Uniting the efforts of creative workers all over the globe
In this article...
- DreamWorks future-proofed its enterprise when it invested in multi-core processing technology years in advance of its competitors
- Due to an automated Cloud infrastructure, technical errors can be flagged before impacting artists' workflows
Derek Chan is head of global technology operations for DreamWorks Animation where he is responsible for providing the strategic vision, planning and implementation of the studio’s computing infrastructure.
DreamWorks Animation, a global leader in the creation of groundbreaking computer-generated (CG) animation, employs hundreds of artists across three studio locations. For DreamWorks, uniting the efforts of creative workers all over the globe requires an IT infrastructure that can withstand extreme demands for speed, power, flexibility and automation.
How are your computing demands different than a typical enterprise?
It may not seem obvious that an animation company requires a high performance compute environment. However, each one of our films is made up of half a billion digital files, requires hundreds of high-end workstations, storage for hundreds of terabytes of data and the orchestration of tens of millions of compute hours. With seven to 10 films in production at any given time, the scale of our business is significant and our processing power demands — from the data center to the desktop — are extraordinary.
“Adding to the weight of our data, our creative environment requires cross-site collaboration.”
On the desktop, our artists are driving highly specialized programs that are incredibly compute-intensive. If we provide an animator with a workstation equipped with 16 cores, the animator will use all 16 cores available to him. Conversely, the typical office worker might only use spreadsheets, Microsoft Word and email.
The differentiator for us lies in the processing power required to support our infrastructure. DreamWorks Animation is a high compute environment, hosting more than 15,000 cores across three data centers to support studio locations in Glendale, California; Bangalore, India; and Shanghai, China.
Adding to the weight of our data, our creative environment requires cross-site collaboration. Our artists are constantly communicating and sharing work with their colleagues halfway around the world. The need for instant and seamless collaboration requires us to have an infrastructure that is agile, flexible and innovative.
What’s at risk if the infrastructure lags behind the artists?
Simply said, we want our artists to focus on their art, not on the technology that drives it. The creative process works best when an artist is able to stay “in the flow” without disruption. When technology stops working, slows down or requires a fix, the artists are suspended from their train of thought, which inhibits the creative process. If our artists are able to focus on their craft rather than worrying about the technology driving the tools, the result will be higher quality work.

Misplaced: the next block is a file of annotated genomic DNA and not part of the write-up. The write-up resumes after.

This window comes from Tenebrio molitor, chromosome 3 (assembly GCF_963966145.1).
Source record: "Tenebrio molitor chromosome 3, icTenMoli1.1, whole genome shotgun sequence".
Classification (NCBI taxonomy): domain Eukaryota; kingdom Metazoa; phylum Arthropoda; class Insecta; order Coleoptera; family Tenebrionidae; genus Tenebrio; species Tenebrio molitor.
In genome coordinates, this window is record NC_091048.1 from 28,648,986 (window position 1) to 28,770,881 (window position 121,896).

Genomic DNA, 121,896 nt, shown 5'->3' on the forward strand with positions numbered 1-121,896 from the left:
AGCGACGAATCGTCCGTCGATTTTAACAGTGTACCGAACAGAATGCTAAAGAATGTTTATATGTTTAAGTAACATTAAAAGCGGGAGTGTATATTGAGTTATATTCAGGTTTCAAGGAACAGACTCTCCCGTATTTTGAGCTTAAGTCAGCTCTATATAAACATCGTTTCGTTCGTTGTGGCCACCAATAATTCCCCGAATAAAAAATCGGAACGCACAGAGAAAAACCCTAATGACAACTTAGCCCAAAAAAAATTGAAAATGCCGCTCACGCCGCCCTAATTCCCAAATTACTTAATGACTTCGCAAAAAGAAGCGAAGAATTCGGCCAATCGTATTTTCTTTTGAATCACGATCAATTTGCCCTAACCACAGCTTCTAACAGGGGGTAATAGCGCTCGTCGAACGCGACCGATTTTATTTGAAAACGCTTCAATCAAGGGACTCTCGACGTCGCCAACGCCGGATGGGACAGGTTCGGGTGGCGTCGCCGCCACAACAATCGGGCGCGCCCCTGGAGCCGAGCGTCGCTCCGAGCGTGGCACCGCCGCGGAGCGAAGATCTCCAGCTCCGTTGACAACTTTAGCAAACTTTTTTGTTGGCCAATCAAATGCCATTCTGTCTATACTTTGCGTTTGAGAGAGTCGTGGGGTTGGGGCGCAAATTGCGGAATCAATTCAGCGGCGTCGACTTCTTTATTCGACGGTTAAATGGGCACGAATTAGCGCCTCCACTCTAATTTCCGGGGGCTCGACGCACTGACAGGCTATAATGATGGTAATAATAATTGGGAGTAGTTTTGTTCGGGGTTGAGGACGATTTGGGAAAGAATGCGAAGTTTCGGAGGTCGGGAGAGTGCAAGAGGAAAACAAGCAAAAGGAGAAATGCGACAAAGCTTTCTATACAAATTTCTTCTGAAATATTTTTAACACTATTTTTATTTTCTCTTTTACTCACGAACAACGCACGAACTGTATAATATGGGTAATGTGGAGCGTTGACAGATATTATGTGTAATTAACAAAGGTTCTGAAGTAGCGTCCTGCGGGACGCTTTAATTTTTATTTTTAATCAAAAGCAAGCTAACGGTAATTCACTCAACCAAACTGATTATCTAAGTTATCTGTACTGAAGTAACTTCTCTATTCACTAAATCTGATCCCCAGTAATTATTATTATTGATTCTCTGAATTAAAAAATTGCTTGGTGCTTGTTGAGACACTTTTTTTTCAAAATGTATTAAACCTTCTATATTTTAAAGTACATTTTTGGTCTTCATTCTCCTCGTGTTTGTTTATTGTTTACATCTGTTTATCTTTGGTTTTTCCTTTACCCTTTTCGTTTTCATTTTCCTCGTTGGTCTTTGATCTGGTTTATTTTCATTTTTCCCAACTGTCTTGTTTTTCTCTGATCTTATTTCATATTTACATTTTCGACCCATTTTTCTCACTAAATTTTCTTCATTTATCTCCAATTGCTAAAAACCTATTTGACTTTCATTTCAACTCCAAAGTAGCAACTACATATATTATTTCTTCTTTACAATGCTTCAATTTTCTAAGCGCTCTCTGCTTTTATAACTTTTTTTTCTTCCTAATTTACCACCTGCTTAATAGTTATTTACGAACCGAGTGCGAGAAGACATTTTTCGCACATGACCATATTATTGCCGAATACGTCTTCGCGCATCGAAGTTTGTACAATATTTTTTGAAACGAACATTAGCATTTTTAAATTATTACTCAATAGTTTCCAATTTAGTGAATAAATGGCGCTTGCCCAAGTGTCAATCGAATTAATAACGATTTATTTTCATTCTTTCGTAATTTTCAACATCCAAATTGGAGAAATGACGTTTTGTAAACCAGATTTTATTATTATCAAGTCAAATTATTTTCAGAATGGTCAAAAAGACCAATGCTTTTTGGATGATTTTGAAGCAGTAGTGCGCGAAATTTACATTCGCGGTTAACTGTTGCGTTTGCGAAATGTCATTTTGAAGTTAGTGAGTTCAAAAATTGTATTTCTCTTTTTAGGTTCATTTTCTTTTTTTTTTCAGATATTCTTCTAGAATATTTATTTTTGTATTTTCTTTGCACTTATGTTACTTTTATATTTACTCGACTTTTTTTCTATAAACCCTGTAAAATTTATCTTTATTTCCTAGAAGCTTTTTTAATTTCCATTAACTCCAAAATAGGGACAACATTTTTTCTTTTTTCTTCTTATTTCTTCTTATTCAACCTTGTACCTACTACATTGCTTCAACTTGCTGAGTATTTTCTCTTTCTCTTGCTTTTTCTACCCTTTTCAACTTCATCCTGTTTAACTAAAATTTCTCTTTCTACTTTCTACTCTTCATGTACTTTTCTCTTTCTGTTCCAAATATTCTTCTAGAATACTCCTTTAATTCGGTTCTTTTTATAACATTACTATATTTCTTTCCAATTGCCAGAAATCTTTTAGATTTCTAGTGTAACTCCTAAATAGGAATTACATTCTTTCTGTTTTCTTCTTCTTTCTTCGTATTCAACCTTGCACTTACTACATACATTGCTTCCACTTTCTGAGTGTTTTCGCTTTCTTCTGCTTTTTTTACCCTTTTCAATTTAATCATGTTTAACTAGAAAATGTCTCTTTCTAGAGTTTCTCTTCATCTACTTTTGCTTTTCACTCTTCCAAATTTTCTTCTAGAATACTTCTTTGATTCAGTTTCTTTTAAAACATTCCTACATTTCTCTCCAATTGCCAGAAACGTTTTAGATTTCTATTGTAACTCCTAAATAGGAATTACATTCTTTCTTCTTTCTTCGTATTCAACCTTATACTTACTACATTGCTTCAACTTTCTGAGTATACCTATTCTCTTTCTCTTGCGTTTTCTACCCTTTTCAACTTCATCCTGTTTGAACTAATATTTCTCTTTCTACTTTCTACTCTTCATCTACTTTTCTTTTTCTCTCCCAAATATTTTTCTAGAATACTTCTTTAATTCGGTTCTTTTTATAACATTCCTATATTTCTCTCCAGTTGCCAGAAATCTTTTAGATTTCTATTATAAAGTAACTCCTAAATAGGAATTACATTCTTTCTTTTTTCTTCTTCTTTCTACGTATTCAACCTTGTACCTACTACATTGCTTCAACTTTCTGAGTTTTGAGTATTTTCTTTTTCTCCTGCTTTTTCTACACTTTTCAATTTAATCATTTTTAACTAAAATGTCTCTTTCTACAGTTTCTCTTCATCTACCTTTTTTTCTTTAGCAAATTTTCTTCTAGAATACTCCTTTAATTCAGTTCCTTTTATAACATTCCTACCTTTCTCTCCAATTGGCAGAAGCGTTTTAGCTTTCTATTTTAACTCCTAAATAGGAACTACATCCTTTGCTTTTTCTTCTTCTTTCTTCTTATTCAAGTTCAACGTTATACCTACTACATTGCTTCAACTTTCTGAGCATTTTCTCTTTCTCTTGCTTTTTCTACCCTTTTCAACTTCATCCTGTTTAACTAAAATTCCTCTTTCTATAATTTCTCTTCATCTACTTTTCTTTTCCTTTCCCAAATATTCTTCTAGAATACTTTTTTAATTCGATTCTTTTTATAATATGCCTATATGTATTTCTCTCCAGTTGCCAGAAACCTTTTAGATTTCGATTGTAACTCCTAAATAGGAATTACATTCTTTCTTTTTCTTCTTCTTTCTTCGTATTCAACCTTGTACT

How does supporting this flow state translate into a technical requirement?
Our big focus when we build tools for the making of CG animated films is: How do we reduce the wait time for our artists?
How does pre-computing work in animation?
Six years ago, we learned that the technology industry would experience a shift from single-core to multi-core computing. We quickly realized how powerful that shift could be to our processing power, so our engineers set out on a massive undertaking to re-architect our proprietary software applications to optimize for multi-core computing.
“It’s really about having a data center, or a Cloud environment, that is self-correcting in a way.”
With pre-computing, for example, an animator might be working in one thread looking at one application. Meanwhile, that application is working in the background to predict what the animator might do next. Then the software will start to pre-compute what would be needed if the animator completed certain operations.
For the end user, it is very much like typing into a smartphone. As you type, the phone is predicting what you might type next. Pre-computing in animation is the same concept on a much larger scale, since generating the next image is significantly more complex than predicting the next word.
The results have been unbelievable. Our artists are now working in ways never thought possible. Now that our software is enabled to leverage multi-threaded computations, the artists’ workflows have completely transformed to be intuitive, iterative and in real time.
How does automating infrastructure help you accelerate your move toward pre-computing?
It’s really about having a data center or a Cloud environment that is self-correcting, in a way. An automated infrastructure is out there looking for mistakes and trying to flag errors before they impact the artists. For example, if a process needs to go through 100 steps but slowed down on step 55, an automated infrastructure will give us visibility into step 55. What’s happening? Are we seeing a bottleneck there?
The bottom line is that the better enabled we are to manage our infrastructure and deliver applications, the better we can deliver services to our artists. With three studio locations worldwide, agility and flexibility are essential to promoting more collaborative workflows across multiple sites.